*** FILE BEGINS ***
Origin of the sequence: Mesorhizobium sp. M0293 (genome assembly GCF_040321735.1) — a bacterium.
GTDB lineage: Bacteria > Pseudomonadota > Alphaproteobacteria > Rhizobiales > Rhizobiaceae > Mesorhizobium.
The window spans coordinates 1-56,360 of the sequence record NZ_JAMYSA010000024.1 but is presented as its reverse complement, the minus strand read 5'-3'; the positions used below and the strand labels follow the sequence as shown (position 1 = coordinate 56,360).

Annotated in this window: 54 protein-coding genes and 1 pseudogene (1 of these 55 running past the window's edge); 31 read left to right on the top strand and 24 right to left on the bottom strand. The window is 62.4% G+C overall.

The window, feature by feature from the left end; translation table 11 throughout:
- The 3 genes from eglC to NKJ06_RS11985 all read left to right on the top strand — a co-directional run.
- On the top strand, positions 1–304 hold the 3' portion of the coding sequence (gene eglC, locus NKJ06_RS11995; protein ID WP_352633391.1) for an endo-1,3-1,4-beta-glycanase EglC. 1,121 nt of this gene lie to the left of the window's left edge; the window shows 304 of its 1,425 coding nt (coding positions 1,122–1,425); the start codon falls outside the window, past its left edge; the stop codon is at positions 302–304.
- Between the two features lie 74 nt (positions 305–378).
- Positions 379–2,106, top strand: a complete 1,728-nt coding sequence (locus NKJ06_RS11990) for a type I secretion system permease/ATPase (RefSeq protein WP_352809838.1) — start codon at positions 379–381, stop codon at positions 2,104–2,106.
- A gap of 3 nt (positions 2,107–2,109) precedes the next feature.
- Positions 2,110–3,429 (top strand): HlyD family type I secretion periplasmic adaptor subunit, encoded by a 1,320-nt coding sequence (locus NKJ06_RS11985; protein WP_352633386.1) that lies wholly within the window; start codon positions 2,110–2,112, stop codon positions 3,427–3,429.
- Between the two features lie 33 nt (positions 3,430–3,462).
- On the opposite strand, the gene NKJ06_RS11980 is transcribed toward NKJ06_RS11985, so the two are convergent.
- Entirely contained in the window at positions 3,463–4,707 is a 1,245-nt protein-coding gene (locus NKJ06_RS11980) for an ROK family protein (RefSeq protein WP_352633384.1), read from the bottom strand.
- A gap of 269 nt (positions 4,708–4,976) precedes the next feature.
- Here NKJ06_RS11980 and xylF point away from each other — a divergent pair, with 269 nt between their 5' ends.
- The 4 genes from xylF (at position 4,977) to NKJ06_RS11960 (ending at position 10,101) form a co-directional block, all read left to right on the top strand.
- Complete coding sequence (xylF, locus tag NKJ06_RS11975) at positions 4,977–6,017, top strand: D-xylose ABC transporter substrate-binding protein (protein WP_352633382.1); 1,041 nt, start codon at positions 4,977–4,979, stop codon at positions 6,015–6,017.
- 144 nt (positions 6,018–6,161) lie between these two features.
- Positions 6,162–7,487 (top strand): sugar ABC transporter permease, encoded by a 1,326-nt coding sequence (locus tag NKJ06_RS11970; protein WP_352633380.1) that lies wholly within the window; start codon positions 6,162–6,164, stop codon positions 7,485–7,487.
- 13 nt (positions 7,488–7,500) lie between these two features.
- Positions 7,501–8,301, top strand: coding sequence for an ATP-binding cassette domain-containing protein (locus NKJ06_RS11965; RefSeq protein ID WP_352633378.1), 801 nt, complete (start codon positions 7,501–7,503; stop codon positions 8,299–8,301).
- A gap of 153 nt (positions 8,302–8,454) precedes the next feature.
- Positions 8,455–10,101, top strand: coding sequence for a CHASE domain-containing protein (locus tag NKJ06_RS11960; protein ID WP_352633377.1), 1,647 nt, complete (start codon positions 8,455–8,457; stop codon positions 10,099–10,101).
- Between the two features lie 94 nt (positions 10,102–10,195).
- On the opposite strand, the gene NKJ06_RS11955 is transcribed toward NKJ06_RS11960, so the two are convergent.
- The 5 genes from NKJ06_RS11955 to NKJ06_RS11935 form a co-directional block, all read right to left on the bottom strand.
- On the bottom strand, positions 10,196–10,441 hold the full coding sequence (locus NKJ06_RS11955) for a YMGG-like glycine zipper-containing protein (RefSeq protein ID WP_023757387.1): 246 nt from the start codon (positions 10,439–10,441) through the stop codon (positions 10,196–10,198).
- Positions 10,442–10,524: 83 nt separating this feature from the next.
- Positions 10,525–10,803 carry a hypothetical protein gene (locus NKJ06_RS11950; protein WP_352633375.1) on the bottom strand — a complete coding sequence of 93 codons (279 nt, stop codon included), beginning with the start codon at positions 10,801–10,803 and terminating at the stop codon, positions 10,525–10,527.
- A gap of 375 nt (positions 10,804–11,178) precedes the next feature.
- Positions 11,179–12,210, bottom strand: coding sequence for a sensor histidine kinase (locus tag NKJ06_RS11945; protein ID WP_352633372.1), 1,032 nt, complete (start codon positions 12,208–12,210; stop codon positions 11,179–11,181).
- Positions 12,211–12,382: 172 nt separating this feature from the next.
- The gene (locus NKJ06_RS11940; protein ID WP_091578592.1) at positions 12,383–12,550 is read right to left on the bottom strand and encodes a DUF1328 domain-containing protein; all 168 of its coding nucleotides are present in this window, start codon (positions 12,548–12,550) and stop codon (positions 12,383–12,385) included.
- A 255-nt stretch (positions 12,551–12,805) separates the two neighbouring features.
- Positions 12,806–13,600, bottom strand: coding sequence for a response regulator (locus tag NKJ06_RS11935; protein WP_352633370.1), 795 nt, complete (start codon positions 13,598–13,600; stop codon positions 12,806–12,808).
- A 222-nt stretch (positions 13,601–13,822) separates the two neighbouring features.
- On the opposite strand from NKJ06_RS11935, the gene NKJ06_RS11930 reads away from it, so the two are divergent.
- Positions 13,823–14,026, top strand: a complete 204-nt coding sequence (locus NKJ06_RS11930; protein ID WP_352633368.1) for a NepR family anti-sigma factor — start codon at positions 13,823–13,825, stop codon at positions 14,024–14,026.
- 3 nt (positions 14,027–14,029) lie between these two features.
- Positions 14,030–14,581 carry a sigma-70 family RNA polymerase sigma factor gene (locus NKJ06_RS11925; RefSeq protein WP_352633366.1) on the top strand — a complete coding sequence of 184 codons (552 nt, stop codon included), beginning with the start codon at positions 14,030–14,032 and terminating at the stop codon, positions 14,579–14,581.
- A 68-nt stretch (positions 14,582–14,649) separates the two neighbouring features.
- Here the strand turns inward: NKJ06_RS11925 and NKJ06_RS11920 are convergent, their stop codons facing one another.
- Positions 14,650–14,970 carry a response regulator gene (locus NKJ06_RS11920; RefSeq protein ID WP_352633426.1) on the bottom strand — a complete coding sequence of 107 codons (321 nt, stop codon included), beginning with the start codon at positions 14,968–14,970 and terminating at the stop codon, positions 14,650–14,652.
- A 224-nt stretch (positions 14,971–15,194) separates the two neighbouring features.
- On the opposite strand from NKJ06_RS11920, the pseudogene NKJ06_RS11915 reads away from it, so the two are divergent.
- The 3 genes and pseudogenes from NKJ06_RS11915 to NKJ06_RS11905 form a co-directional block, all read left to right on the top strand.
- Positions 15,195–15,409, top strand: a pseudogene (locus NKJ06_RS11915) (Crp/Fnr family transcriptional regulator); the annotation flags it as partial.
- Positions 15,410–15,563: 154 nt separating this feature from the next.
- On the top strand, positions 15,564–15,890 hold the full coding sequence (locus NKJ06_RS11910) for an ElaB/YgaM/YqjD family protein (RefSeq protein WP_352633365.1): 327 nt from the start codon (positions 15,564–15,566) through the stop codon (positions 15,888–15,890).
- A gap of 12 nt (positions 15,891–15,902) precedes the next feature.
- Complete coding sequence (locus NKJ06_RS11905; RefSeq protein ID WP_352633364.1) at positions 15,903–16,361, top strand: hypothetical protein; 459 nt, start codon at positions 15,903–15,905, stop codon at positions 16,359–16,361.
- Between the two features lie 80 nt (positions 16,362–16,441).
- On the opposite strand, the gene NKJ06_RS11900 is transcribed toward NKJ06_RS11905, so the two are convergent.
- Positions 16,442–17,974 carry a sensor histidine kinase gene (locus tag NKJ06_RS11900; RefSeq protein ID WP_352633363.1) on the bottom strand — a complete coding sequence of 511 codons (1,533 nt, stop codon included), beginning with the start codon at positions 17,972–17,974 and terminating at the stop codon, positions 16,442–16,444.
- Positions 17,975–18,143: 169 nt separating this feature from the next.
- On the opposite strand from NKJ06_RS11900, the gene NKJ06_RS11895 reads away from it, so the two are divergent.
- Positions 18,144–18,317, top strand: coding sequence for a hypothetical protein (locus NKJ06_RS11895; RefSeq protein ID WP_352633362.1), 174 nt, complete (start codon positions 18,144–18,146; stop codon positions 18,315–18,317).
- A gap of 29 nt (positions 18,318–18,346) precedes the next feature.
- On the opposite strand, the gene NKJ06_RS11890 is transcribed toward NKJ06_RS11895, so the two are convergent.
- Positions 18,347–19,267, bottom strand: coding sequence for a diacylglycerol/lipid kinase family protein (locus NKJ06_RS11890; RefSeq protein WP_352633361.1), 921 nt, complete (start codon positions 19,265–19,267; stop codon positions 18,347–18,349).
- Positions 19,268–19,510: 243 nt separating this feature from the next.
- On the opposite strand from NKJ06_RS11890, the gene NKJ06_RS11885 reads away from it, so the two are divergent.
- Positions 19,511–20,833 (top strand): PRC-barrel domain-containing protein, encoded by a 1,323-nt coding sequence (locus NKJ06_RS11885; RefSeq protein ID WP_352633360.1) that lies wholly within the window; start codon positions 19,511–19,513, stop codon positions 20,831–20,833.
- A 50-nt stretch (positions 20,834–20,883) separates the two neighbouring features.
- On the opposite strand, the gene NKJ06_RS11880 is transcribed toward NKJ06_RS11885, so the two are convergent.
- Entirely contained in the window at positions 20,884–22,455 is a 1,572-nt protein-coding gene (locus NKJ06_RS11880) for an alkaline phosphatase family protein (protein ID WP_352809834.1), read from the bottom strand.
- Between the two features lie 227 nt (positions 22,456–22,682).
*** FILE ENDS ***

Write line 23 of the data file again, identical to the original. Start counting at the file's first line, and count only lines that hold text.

- A gap of 153 nt (positions 8,302–8,454) precedes the next feature.